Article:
Air Admittance Valves: Everything You Should Know

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An Air Admittance Valve (AAV) is a one-way mechanical valve that is installed locally at the site of a plumbing fixture, allowing proper venting to occur without a connection to a larger venting system and stack vent. There are several different AAVs on the market today that all slightly vary in design; however, they each perform the same function.

AAVs present various benefits for contractors and homeowners, particularly when you can’t connect to an existing venting system or are looking to reduce roof penetrations for aesthetic purposes. When installed correctly, they’re a great way to save time, money and frustration.

Before you can effectively select and install an AVV, it’s important to understand how drain-waste-vent systems, known as DWV, work. If you’re a seasoned plumber you might not need this explanation but if you are a new pro entering the industry you might find value in understanding how DWV systems work in relation to venting.

Understanding drain-waste-vent systems

DWV systems consist of drain pipes that provide a network for the removal of waste, as well as vent pipes that prevent unwanted gas from escaping inside the building. Vent pipes also maintain the necessary balance of pressure to allow water to flow.

The DWV system uses gravity and air displacement throughout the piping network to properly function and breathe. In a simplified example, think about the tiny holes on a to-go coffee cup lid that allow air into the container. Without proper air flow, there wouldn’t be enough pressure in the cup for the liquid to flow out evenly, making it very difficult to sip. In order for a liquid to come out, air must come in.

All DWV plumbing systems require at least one vent penetration through the roof line, which allows air to enter the system, while also permitting sewer gas to escape. Connecting all plumbing fixtures in a building to existing venting systems can be complex and limiting. So, you might be asking yourself if there’s a way to bypass this process (and the need for numerous unsightly and expensive roof vent stacks)…cue Air Admittance Valves.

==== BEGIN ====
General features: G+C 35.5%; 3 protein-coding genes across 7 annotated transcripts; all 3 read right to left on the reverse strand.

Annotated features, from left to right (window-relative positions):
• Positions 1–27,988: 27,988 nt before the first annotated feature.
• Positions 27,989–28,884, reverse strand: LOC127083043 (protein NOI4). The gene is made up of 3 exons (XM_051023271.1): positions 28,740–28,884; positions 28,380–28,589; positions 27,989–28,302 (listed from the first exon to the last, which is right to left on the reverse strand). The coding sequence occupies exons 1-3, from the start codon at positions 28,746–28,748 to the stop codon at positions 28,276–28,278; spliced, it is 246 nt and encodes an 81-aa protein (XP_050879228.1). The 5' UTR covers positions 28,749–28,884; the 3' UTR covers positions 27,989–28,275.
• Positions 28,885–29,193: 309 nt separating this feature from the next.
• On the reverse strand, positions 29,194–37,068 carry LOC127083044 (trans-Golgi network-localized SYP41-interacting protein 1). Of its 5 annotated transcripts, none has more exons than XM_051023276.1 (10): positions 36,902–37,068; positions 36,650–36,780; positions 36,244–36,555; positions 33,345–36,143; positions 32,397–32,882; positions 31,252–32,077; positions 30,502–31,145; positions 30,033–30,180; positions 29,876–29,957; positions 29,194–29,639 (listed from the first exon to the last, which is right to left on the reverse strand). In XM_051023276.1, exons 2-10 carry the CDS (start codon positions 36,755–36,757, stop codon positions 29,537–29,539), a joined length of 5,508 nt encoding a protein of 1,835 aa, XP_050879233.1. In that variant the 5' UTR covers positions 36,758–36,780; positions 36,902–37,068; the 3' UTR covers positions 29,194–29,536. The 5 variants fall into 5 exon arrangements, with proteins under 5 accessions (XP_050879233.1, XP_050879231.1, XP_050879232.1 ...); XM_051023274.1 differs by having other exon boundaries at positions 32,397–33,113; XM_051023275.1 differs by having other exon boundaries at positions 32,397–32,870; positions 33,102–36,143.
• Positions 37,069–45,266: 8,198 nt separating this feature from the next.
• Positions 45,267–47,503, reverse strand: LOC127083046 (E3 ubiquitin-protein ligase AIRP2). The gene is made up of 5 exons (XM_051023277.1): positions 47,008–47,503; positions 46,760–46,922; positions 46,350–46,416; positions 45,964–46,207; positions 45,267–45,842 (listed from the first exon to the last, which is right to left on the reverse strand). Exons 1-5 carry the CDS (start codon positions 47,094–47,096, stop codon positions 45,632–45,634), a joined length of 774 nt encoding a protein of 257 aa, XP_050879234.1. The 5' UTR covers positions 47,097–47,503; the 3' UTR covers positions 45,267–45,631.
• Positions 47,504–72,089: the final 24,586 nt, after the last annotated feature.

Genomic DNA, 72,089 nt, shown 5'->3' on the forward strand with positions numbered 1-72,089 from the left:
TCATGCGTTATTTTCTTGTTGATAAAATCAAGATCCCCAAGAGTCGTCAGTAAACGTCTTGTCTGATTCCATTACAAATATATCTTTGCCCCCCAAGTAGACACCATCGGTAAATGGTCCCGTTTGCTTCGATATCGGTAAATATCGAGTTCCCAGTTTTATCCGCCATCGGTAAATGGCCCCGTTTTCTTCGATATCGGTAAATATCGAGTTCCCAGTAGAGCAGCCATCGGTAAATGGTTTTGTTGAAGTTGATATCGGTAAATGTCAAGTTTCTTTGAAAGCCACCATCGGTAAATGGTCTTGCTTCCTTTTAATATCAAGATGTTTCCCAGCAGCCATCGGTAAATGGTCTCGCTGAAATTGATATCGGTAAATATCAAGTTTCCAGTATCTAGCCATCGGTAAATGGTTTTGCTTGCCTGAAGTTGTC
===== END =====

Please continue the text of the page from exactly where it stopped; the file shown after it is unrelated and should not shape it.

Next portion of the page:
How does an air admittance valve work?

AAVs allow air to enter a plumbing drainage system when negative pressure develops in the piping system (because of the flow of water). When pressure in the system is equalized (indicating that no water is flowing), gravity closes the vent terminal, preventing sewer gases from escaping into a building.

Remember, all buildings must still have at least one stack vent that’s directly penetrating the roof – an AAV doesn’t take the place of that requirement for the building as a whole.

When do you need an air admittance valve?

When you can’t connect to an existing venting system: AAVs are a great alternative if you can’t connect to an existing venting system due to complex pipe routing issues or obstructions – an ideal venting solution for island sinks, remote bathroom groups, home remodels and additions that would otherwise have to be tied into a stack vent utilizing specialized venting techniques. In other words, AAVs allow installers and homeowners more flexibility in the layout of plumbing fixtures.